In addition to low CPU usage, another interesting observation was made there. Galera 0.8 has a status variable 'wsrep_flow_control_paused' which shows the fraction of time replication was paused due to waiting for other nodes. While I could not devise a method to chart it here, it was very easy to see that this fraction grows with the number of nodes and in the 5-node cluster is routinely around 60-70%. Essentially this means that slave writesets cannot be applied as fast as they arrive. But not because of lack of CPU power!

Slave thread pool saturation seems like a most likely smoking gun here, so I'm running the same benchmark in 4, 5, and 8-node configurations with 64 slave threads. It should put 5-node cluster on the equal footing with 2 nodes.

Another possible trick to try is Out-Of-Order-Committing (OOOC): even with several concurrent slave appliers we can encounter a transaction that takes especially long to apply and thus hold all other slave threads from committing. In this case OOOC would allow other slave threads to continue their work.

So I've rerun the benchmark with the aforementioned tricks - but on different set of EC2 instances (only the first node that was used for plain MariaDB testing was consistently present in all setups) and that yielded somewhat incomparable results... Which is in a sense good, because it explains some things.

First of all, overall throughput is considerably lower than in the initial benchmark (gray curves). Well, this can be explained by that not all m1.large instances in EC2 are equal, and they certainly are not. That it is not a random fluke is corroborated by the amazing consistency that, say, 4-node curves show in this benchmark.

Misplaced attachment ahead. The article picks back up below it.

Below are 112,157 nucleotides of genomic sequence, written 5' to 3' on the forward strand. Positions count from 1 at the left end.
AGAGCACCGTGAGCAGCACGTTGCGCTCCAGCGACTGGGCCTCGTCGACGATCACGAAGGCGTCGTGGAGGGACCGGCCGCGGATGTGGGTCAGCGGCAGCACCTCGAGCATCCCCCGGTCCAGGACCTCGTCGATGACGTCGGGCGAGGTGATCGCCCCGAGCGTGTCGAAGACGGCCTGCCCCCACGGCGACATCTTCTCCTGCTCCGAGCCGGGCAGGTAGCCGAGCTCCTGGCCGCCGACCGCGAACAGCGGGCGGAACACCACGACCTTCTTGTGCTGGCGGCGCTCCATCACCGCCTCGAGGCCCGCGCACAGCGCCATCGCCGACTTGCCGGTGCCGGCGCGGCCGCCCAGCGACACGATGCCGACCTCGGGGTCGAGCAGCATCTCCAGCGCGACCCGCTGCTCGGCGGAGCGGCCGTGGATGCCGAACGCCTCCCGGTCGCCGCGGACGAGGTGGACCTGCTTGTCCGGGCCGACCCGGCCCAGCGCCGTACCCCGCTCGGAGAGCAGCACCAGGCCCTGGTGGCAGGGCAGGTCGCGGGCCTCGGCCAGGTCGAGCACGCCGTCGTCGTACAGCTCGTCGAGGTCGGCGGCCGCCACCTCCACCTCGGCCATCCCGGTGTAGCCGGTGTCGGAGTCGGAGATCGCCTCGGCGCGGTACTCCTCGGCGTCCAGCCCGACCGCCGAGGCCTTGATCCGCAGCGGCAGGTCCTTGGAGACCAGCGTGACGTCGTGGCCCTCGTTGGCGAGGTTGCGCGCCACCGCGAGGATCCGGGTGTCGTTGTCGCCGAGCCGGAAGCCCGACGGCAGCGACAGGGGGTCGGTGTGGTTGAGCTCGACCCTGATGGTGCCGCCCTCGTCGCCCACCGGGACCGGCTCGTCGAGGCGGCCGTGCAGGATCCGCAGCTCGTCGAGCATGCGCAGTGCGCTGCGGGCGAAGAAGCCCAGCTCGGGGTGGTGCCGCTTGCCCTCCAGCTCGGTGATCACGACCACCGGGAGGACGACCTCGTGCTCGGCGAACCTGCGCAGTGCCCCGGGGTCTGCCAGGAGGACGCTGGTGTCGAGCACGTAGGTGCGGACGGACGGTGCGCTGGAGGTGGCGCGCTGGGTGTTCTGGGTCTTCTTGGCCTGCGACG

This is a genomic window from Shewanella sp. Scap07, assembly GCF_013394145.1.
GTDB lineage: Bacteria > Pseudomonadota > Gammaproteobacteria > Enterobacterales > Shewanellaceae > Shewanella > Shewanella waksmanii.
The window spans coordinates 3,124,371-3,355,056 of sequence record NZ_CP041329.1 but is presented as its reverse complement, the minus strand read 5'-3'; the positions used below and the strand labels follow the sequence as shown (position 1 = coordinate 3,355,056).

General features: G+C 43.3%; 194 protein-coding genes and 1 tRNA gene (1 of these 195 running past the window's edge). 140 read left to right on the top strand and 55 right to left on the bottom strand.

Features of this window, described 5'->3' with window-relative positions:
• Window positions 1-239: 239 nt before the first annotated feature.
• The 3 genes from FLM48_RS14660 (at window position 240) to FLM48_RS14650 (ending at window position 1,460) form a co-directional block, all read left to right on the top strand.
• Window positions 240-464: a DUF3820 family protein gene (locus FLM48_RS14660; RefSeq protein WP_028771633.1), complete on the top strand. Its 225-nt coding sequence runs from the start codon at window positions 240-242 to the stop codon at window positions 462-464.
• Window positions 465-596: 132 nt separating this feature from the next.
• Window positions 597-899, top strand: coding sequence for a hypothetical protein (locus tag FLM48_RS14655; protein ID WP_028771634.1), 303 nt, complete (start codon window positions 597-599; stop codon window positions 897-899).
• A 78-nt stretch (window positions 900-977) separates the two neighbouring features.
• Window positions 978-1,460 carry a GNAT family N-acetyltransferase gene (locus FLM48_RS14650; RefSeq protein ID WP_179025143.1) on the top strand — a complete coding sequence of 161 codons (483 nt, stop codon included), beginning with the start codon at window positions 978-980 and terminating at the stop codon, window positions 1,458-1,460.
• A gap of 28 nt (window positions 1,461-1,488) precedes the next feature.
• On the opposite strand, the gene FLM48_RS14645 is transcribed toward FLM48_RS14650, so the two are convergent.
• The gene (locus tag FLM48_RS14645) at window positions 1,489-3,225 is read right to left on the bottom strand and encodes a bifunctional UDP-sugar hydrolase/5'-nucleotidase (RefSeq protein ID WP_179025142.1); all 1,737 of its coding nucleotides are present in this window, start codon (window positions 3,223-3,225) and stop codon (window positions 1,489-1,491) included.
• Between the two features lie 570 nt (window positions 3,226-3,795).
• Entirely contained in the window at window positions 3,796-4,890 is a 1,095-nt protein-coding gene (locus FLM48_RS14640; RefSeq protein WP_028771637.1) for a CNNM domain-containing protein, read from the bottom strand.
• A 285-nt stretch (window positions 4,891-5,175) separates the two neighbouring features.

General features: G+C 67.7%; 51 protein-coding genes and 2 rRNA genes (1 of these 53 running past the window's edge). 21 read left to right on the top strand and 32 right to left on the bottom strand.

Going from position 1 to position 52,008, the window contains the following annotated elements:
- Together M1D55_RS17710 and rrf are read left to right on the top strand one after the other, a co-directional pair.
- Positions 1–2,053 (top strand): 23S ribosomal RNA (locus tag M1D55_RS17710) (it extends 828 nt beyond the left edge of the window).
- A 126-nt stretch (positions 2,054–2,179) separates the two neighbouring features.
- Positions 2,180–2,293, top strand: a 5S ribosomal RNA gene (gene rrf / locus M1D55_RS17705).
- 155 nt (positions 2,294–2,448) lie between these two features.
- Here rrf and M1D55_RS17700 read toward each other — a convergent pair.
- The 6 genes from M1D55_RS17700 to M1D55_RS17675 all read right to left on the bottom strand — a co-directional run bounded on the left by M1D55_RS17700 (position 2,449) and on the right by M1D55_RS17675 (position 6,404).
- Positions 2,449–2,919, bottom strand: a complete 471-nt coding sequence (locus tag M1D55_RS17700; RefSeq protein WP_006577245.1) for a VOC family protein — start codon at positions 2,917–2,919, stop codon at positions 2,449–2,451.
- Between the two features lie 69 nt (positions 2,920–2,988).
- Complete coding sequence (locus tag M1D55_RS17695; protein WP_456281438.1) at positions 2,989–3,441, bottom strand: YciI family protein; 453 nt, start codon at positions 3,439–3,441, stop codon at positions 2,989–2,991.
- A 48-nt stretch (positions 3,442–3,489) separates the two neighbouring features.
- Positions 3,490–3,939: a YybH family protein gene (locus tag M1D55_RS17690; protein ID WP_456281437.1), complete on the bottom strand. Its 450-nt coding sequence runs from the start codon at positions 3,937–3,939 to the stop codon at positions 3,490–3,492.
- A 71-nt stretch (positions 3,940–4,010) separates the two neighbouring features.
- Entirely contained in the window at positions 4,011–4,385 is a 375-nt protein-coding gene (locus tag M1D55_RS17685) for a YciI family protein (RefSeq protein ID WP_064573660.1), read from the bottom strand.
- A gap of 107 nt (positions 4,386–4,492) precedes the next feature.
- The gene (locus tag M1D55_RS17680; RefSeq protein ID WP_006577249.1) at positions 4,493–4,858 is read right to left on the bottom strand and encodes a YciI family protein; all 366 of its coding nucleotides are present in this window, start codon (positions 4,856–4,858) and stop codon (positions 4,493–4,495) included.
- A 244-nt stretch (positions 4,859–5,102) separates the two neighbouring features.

And so, since m1.large instances can be so different in performance, a natural explanation for a lack of scalability when going from 4 to 5 nodes in the initial benchmark is that the 5th node simply happened to be too weak to add any extra throughput.

Moreover, it looks like we happened to have a more even set of instances here and we see a healthy 12% increase in throughput for 25% increase of nodes. Scalability is still there! Notice, that we're talking about scaling-out of sysbench OLTP complex benchmark which nobody else ever dared to do. And, surprise, even 8 nodes show some increase in performance. Maybe quite marginal, but it still does what it is supposed to do: more nodes can handle more clients. Isn't it what "scale-out" is about?

Now, the other thing is that apparently neither expansion of slave thread pool to 64 threads, nor OOOC resulted in any throughput improvement.

The first thing is easy to explain. From the first chart we see that single node is pretty much saturated at 16 connections. This is with client-server communication latency in play. Slave threads have no client-server communication, so they saturate the server even sooner. So adding more slave threads will more likely to harm performance than to improve it.